A laid-back restaurant with a reputation for flavorsome fare, Agave serves a variety of Mexican mealtime options. Classic choices include tamales ($12) and fish tacos ($14) made with grilled mahi, and edgier selections such as hot Mexican rockets—a spicy dish of jalapeño peppers stuffed with chicken and cheese, wrapped in bacon, and fried ($7)—enhance the eating experience. Vegetarians can dine on a number of meatless dishes, such as the veggie fajitas for two ($20) or the farmer's market quesadilla cooked with garden vegetables fresher than a license plate in Bel-Air ($12).
El Tapatio Mexican Restaurant's neon-green and bright-red sign is merely an appetizer for the feast of colors within. Red- and orange-striped booths, sky-blue chairs, textured sunflower walls, and tabletops painted with smiling suns, blossoming tulips, and fruit dominate the space. This festive atmosphere sets an ideal scene for enjoying carne asada, chicken enchiladas, tacos filled with pork and beans, and churros. El Tapatio—whose name refers to a Guadalajara native—also mixes up delicious margaritas, which were dubbed the Best Margaritas by Delaware Today in 2008.
Within the colorfully decorated walls and adobe tile floors that comprise Los Machados Mexican Restaurant, smells of hearty bistecs and sizzling fajitas fill the air. The appetizing aromas drift from the kitchen, where chefs whip up authentic eats such as carne asada, mole poblano, and an array of fajitas, tacos, and burritos. Margaritas, daiquiris, and tequila sunrises lubricate guests' dining experience, and fried ice cream and flan bring meals to a decadent conclusion.
The founders of Primo Hoagies chose the name “Primo” because it means “first” in Italian, and they felt it represented their allegiance to high-quality ingredients and tasty hoagies. They did an exemplary job of corroborating this choice, and customers took notice; so much so, in fact, that in the years since opening their flagship Philadelphia location, they’ve been able to franchise more than 20 stores. At each one, sandwich makers stay in line with the company’s original mission, piling rolls and wraps high with slices of prosciutto, hot soppressata, fresh mozzarella, chicken cutlets, meatballs, and pepper ham. They also construct low-sodium and low-fat sandwiches, as well as vegetarian creations for anyone who wants to save the meat trees.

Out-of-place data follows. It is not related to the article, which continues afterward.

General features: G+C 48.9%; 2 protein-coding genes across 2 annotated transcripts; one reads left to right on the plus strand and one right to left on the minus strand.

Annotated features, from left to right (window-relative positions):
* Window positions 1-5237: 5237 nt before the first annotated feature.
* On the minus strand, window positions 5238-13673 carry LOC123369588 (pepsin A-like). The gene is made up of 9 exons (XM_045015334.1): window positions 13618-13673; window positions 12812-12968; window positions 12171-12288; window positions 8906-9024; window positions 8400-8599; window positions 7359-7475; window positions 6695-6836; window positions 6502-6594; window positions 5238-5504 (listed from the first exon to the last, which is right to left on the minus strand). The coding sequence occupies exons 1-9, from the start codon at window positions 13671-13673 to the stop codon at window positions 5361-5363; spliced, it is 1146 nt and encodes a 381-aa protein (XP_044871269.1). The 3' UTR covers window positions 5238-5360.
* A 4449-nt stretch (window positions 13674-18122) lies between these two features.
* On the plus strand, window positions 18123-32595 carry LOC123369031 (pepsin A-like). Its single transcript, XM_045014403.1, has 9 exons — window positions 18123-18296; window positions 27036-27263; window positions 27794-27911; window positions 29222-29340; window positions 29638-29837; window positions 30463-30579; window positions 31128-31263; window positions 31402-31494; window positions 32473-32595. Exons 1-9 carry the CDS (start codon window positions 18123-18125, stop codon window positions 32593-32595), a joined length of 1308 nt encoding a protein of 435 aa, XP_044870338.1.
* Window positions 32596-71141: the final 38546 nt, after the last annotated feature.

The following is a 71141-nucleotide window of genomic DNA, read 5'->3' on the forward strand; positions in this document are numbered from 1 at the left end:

Though the cooks at Taylor's Williamstown reflect a range of culinary traditions with dishes from veggie quesadillas to sesame ahi tuna, classic bar treats remain the core of their menu. They slather char-grilled baby back ribs with signature glazes and top burgers with ingredients such as homemade chili and beer-braised onions. To help wash down feasts, bartenders maneuver around an outdoor cabana deck bar, as well as an indoor granite-top bar, filling glasses with 10 draft beers.
Inside, 15 big-screen, high-definition televisions broadcast the latest hockey, baseball, and football games. In-house competitions also brew during beer-pong tournaments with cash prizes and contests to see who can most accurately read Latin. Over on Taylor's Williamstown's two dance floors, DJs keep guests grooving to an eclectic mix of tunes until 3 a.m. four nights a week.
Under the watchful eye of owners Jose Perez and Yolanda Pineda, Mariachi Restaurant's culinary team builds homemade Mexican, Spanish, and Latin American cuisine from a catalogue of authentic and fusion-based recipes. The hearty dishes run the gamut from grilled chicken breast resting atop homemade durango sauce to charcoal-broiled pork marinated with imported Mayan spices that singe the true date of the apocalypse into the meat. Barkeeps man the restaurant's two watering holes, keeping fine wines and spirits flowing as feasts unfold in a dining room ornamented with white linens and paintings on the wall. Mariachis amble through semiprivate dining rooms to enliven soirees, and on the second-floor outdoor patio, guest sup alfresco overlooking the beach and boardwalk below.